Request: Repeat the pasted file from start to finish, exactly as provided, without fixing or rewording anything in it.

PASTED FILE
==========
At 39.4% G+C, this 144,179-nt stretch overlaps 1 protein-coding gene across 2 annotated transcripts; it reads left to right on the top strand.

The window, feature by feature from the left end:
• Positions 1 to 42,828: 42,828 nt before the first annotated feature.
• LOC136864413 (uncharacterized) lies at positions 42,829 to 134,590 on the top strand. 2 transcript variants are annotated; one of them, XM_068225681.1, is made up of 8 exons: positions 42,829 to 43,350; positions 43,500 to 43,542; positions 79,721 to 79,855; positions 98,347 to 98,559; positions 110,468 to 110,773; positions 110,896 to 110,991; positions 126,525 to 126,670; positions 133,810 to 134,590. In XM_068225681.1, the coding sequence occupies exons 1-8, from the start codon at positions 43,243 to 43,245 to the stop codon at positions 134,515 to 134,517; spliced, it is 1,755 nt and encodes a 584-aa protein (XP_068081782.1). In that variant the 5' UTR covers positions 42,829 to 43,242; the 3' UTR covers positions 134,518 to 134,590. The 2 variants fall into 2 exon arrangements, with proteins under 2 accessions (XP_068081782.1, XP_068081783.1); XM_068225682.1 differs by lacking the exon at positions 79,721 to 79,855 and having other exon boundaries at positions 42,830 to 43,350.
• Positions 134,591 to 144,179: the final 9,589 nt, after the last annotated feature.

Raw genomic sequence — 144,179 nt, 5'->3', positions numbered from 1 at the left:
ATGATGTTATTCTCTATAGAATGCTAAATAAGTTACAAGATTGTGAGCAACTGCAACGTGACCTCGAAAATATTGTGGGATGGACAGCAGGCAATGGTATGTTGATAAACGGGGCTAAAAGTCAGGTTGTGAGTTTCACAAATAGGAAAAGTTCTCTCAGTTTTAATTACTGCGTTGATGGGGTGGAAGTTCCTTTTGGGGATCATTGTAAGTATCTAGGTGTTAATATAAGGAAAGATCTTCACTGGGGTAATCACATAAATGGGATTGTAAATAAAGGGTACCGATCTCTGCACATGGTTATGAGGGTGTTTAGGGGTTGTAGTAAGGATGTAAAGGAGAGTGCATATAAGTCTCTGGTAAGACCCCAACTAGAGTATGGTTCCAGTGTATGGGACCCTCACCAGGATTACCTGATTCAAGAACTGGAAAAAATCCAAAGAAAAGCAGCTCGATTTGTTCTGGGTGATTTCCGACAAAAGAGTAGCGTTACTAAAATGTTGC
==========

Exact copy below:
At 39.4% G+C, this 144,179-nt stretch overlaps 1 protein-coding gene across 2 annotated transcripts; it reads left to right on the top strand.

The window, feature by feature from the left end:
• Positions 1 to 42,828: 42,828 nt before the first annotated feature.
• LOC136864413 (uncharacterized) lies at positions 42,829 to 134,590 on the top strand. 2 transcript variants are annotated; one of them, XM_068225681.1, is made up of 8 exons: positions 42,829 to 43,350; positions 43,500 to 43,542; positions 79,721 to 79,855; positions 98,347 to 98,559; positions 110,468 to 110,773; positions 110,896 to 110,991; positions 126,525 to 126,670; positions 133,810 to 134,590. In XM_068225681.1, the coding sequence occupies exons 1-8, from the start codon at positions 43,243 to 43,245 to the stop codon at positions 134,515 to 134,517; spliced, it is 1,755 nt and encodes a 584-aa protein (XP_068081782.1). In that variant the 5' UTR covers positions 42,829 to 43,242; the 3' UTR covers positions 134,518 to 134,590. The 2 variants fall into 2 exon arrangements, with proteins under 2 accessions (XP_068081782.1, XP_068081783.1); XM_068225682.1 differs by lacking the exon at positions 79,721 to 79,855 and having other exon boundaries at positions 42,830 to 43,350.
• Positions 134,591 to 144,179: the final 9,589 nt, after the last annotated feature.

Raw genomic sequence — 144,179 nt, 5'->3', positions numbered from 1 at the left:
ATGATGTTATTCTCTATAGAATGCTAAATAAGTTACAAGATTGTGAGCAACTGCAACGTGACCTCGAAAATATTGTGGGATGGACAGCAGGCAATGGTATGTTGATAAACGGGGCTAAAAGTCAGGTTGTGAGTTTCACAAATAGGAAAAGTTCTCTCAGTTTTAATTACTGCGTTGATGGGGTGGAAGTTCCTTTTGGGGATCATTGTAAGTATCTAGGTGTTAATATAAGGAAAGATCTTCACTGGGGTAATCACATAAATGGGATTGTAAATAAAGGGTACCGATCTCTGCACATGGTTATGAGGGTGTTTAGGGGTTGTAGTAAGGATGTAAAGGAGAGTGCATATAAGTCTCTGGTAAGACCCCAACTAGAGTATGGTTCCAGTGTATGGGACCCTCACCAGGATTACCTGATTCAAGAACTGGAAAAAATCCAAAGAAAAGCAGCTCGATTTGTTCTGGGTGATTTCCGACAAAAGAGTAGCGTTACTAAAATGTTGC